Lakewood M14

The Lakewood M-14CP (cutaway, pickup) has a solid cedar top and mahogany back and sides. This was my first “real” guitar, bought in December 2002 after much deliberation. Much thanks is due to the generous posters on the Acoustic Guitar forum, which I stumbled upon when I knew next to nothing about acoustic guitars. The advice I got over there was sterling, and still is for that matter. Of course, the downside is the affliction affectionately known as GAS: Guitar Acquisition Syndrome, an affliction for which there is, sadly, no cure.

I’ve got to know my Lakewood pretty well now and it has inspired me more than I thought possible. It found a great partnership with Elixer Nanoweb 12s. I compared those with a set of D’Addario EXP 11 lights and would say that the D’Addarios give the guitar a more “woody” tone, but the brightness of the Elixers seems to suit the Lakewood very well. For altered tunings, I hunted for a set of GHS True Mediums to try out but couldn’t find them. I was then pointed in the direction of John Pearse’s Slack Key strings which did the trick; this package of strings is put together for altered tunings, being a mixture of lights and mediums and they work great. I was also put onto a custom set of Newtones by Rob Jessop, who favours CGDGAD for his Brook Lyn. They use a different core for the wound strings, which results in more tension. Tonally speaking, they’re similar to the Slack Keys, but, for longevity, I’d choose the Newtones every time.

I spent some time working on String Letter Publishing’s Acoustic Blues Guitar Essentials book on the Lakewood and it really suits bluesy chord progressions and boogie woogie bass lines. I recorded a song for our inspired by Freya called the Freya Shuffle; have a listen and see what you think!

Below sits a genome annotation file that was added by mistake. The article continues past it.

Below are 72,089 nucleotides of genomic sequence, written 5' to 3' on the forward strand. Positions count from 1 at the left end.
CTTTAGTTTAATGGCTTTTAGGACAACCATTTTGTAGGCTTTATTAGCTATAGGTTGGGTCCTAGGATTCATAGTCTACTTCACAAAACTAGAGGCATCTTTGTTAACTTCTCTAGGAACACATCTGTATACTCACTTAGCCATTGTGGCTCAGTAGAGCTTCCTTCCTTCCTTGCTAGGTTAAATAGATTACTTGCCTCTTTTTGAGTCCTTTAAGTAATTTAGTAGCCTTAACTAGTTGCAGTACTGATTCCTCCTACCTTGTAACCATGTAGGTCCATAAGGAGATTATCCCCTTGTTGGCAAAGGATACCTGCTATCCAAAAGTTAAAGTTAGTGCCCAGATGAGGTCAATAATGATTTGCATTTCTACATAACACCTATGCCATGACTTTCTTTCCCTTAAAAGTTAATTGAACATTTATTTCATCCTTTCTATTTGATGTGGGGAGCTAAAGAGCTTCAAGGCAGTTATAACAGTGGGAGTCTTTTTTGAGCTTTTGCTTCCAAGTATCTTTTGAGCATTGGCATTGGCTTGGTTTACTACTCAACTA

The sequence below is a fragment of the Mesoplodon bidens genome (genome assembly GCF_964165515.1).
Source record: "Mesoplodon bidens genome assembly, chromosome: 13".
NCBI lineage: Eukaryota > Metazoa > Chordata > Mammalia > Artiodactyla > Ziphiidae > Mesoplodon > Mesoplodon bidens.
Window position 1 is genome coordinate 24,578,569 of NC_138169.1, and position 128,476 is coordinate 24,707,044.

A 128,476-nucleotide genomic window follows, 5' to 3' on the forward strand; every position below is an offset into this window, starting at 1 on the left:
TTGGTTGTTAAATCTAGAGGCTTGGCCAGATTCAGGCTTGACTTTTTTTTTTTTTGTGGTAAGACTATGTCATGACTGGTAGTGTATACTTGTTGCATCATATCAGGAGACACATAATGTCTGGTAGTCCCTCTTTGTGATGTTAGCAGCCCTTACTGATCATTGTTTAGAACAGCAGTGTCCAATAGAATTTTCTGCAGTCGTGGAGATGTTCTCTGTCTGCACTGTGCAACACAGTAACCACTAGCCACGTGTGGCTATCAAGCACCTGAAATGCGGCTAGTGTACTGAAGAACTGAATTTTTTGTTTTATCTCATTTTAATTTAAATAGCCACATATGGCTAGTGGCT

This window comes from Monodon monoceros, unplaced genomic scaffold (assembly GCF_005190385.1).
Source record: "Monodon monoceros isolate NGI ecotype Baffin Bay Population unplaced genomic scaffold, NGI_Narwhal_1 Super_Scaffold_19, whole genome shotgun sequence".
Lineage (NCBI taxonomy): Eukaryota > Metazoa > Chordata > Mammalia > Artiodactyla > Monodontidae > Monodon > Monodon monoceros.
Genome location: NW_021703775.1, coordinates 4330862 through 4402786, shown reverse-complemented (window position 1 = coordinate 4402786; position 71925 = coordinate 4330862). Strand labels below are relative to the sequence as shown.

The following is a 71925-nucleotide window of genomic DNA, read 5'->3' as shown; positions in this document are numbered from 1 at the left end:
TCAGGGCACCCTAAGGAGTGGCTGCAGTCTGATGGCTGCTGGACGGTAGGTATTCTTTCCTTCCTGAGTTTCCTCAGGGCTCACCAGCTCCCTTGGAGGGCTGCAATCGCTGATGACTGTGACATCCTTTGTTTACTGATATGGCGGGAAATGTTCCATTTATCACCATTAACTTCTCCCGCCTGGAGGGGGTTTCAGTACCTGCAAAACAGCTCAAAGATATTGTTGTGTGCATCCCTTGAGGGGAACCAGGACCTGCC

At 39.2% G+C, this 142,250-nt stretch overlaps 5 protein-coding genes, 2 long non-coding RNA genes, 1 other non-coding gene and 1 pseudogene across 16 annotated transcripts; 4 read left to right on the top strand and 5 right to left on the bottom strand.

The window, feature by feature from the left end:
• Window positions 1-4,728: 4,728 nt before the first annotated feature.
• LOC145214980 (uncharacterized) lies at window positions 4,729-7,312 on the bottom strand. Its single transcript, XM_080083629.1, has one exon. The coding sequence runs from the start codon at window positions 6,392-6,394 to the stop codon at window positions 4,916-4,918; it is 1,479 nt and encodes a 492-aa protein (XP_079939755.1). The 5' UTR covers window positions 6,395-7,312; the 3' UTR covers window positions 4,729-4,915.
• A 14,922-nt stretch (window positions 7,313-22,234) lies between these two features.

Freya Shuffle

I’ve also been taking advantage of Little Brother’s resources — I got his DVD and have to say it’s pretty good! I picked up his interpretation of John Hurt’s Candyman from his site too. Nice work, Doug!

I also have a Mel Bay book of British Fingerstyle Guitar, featuring Bert Jansch, John Renbourn and Davey Graham, and have been working on Bert’s Black Water Side. It’s a tricky one but it’s coming along nicely with hours and hours of practice!

Black Water Side

I’ve also recently got two instructional videos of Tony McManus, a Scots fingerstyle guitarist who plays celtic pipe and fiddle music on guitar. If you haven’t heard this guy, I strongly suggest that you do – unbelievable!

And my most recent discovery is El McMeen; he plays almost exclusively in CGDGAD, a tuning which seems to be what I’ve been looking for without even knowing it! I’ve had the Lakewood in that tuning for a couple of weeks now and really like the way it sounds on the Lakewood.

I’ve posted a review of this guitar over at Harmony Central under the username Cams.

Here is a high-ish res image showing the colour of the mahogany. I sat the guitar down to stop playing for a bit and the sun was coming in the window and it lit up the mahogany making it almost magical.